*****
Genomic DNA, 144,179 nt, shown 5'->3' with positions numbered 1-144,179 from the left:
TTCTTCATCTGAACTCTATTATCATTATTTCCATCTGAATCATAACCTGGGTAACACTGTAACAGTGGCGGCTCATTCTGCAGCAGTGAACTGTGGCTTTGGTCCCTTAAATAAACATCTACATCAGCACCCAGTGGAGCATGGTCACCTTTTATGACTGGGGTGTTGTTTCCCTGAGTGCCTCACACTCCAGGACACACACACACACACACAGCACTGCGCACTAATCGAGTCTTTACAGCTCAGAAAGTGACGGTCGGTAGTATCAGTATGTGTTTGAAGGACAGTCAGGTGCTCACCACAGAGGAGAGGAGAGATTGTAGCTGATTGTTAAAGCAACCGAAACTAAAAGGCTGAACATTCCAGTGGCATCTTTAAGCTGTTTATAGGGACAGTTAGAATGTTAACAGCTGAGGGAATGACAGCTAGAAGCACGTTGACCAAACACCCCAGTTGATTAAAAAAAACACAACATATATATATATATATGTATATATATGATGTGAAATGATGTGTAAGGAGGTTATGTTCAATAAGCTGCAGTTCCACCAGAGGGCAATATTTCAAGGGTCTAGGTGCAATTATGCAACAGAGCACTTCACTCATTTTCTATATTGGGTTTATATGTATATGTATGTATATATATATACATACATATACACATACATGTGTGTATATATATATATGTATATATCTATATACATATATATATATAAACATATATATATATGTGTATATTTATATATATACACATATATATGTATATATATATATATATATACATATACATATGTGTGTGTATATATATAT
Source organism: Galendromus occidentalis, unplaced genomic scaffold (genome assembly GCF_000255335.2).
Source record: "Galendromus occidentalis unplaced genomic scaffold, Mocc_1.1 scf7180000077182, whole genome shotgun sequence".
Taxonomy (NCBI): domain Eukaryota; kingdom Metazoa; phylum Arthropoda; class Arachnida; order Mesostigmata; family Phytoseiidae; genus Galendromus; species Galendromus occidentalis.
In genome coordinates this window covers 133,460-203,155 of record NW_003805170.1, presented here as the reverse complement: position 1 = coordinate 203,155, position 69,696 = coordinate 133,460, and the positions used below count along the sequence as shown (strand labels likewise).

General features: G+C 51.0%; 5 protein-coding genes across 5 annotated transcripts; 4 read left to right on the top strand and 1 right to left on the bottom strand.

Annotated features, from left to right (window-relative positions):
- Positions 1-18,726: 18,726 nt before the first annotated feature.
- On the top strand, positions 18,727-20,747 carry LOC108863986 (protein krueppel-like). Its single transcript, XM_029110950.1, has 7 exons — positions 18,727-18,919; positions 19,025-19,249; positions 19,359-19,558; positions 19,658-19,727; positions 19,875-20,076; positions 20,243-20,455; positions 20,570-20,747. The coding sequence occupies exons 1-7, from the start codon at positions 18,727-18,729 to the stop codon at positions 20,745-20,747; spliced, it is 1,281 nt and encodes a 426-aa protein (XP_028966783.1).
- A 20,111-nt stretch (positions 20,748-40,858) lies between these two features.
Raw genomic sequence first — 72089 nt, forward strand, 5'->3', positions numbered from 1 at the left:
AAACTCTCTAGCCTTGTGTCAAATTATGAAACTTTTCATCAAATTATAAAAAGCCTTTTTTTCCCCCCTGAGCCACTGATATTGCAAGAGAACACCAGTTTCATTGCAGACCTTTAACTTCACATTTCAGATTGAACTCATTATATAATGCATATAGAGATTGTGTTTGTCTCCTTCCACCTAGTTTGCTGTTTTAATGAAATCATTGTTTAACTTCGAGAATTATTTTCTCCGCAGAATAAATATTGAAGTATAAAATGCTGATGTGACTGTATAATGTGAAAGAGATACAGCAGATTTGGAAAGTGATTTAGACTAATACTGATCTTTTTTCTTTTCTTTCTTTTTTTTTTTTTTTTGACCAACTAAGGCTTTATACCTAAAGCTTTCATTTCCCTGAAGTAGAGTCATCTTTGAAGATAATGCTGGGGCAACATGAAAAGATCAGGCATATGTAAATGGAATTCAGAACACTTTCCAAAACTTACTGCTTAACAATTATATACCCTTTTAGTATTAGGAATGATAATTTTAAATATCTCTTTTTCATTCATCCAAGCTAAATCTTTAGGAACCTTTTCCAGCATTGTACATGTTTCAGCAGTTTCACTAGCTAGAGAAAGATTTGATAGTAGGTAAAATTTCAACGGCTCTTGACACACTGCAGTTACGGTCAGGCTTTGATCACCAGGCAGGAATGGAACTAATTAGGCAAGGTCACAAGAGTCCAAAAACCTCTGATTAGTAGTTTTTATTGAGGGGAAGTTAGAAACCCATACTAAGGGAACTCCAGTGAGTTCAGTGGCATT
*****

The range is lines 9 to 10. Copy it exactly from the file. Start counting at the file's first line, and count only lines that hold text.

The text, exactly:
- Positions 1-18,726: 18,726 nt before the first annotated feature.
- On the top strand, positions 18,727-20,747 carry LOC108863986 (protein krueppel-like). Its single transcript, XM_029110950.1, has 7 exons — positions 18,727-18,919; positions 19,025-19,249; positions 19,359-19,558; positions 19,658-19,727; positions 19,875-20,076; positions 20,243-20,455; positions 20,570-20,747. The coding sequence occupies exons 1-7, from the start codon at positions 18,727-18,729 to the stop codon at positions 20,745-20,747; spliced, it is 1,281 nt and encodes a 426-aa protein (XP_028966783.1).